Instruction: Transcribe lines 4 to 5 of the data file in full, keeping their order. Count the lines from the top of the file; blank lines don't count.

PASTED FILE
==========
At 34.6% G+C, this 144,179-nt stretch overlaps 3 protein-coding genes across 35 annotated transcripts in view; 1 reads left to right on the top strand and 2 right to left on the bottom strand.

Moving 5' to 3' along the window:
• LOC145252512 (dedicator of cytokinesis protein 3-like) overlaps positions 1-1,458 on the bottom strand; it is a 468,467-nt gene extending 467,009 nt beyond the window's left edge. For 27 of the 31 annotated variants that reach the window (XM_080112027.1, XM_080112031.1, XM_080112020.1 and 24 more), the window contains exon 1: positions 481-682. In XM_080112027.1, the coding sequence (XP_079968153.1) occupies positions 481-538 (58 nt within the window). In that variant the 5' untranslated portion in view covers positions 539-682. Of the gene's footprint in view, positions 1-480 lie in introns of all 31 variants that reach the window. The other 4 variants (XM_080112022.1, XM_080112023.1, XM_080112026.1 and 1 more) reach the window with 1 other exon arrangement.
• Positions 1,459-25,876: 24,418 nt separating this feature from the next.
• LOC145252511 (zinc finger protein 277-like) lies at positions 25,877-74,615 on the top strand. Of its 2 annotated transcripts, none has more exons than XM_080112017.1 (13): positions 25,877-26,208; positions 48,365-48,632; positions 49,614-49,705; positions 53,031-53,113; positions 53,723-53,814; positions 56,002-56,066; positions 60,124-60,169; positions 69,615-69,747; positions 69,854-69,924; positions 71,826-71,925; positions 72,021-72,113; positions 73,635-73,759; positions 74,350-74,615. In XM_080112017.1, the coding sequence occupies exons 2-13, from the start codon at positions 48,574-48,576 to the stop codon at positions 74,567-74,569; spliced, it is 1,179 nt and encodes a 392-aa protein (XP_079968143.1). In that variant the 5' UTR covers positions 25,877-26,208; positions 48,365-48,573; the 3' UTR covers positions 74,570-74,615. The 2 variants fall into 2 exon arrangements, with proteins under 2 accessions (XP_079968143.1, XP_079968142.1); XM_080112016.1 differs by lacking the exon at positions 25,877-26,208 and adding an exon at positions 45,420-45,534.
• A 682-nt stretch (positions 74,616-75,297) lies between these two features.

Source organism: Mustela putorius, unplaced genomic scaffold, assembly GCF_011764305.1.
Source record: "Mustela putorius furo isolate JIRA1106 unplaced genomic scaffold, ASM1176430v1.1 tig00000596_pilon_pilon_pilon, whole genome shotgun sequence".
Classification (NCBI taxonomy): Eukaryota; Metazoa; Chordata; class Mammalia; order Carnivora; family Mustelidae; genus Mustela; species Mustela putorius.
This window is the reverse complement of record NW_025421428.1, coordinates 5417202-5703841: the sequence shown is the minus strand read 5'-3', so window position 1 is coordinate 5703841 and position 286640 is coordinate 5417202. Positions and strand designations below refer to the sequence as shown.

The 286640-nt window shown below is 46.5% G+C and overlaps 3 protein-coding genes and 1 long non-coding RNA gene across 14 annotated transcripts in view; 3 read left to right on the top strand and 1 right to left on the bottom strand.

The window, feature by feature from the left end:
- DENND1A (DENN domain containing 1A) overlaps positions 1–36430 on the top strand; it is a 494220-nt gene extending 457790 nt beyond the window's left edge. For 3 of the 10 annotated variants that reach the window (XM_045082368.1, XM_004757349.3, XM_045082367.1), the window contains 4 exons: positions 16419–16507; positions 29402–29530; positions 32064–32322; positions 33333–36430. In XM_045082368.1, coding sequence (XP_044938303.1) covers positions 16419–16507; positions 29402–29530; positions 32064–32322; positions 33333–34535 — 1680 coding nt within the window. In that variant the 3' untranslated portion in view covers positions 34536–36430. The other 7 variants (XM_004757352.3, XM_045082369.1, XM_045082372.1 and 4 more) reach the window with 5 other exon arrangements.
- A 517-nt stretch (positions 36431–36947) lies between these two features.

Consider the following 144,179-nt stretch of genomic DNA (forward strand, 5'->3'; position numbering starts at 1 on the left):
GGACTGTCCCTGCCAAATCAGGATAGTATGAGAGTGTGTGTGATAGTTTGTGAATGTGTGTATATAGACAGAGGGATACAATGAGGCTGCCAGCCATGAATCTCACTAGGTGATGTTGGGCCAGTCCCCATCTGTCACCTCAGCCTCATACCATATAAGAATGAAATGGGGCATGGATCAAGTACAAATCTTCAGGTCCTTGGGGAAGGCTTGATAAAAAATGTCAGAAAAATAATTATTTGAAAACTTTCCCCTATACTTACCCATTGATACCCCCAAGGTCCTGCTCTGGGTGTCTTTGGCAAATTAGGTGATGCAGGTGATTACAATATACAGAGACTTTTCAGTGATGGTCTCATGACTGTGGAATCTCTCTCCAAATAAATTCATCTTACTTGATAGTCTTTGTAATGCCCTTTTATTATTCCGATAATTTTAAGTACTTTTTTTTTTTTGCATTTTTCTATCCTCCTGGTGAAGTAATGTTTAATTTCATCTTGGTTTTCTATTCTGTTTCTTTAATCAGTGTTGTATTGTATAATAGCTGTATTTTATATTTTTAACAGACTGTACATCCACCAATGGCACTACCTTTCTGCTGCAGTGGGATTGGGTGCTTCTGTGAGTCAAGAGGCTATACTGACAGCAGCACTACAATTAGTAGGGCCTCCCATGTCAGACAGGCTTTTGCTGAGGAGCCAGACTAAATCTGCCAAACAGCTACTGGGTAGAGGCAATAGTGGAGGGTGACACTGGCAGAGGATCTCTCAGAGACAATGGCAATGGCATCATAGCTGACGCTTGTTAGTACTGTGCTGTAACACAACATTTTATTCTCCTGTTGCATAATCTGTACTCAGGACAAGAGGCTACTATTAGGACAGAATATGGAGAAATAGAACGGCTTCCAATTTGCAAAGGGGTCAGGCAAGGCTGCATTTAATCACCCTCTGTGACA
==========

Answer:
• Positions 1,459-25,876: 24,418 nt separating this feature from the next.
• LOC145252511 (zinc finger protein 277-like) lies at positions 25,877-74,615 on the top strand. Of its 2 annotated transcripts, none has more exons than XM_080112017.1 (13): positions 25,877-26,208; positions 48,365-48,632; positions 49,614-49,705; positions 53,031-53,113; positions 53,723-53,814; positions 56,002-56,066; positions 60,124-60,169; positions 69,615-69,747; positions 69,854-69,924; positions 71,826-71,925; positions 72,021-72,113; positions 73,635-73,759; positions 74,350-74,615. In XM_080112017.1, the coding sequence occupies exons 2-13, from the start codon at positions 48,574-48,576 to the stop codon at positions 74,567-74,569; spliced, it is 1,179 nt and encodes a 392-aa protein (XP_079968143.1). In that variant the 5' UTR covers positions 25,877-26,208; positions 48,365-48,573; the 3' UTR covers positions 74,570-74,615. The 2 variants fall into 2 exon arrangements, with proteins under 2 accessions (XP_079968143.1, XP_079968142.1); XM_080112016.1 differs by lacking the exon at positions 25,877-26,208 and adding an exon at positions 45,420-45,534.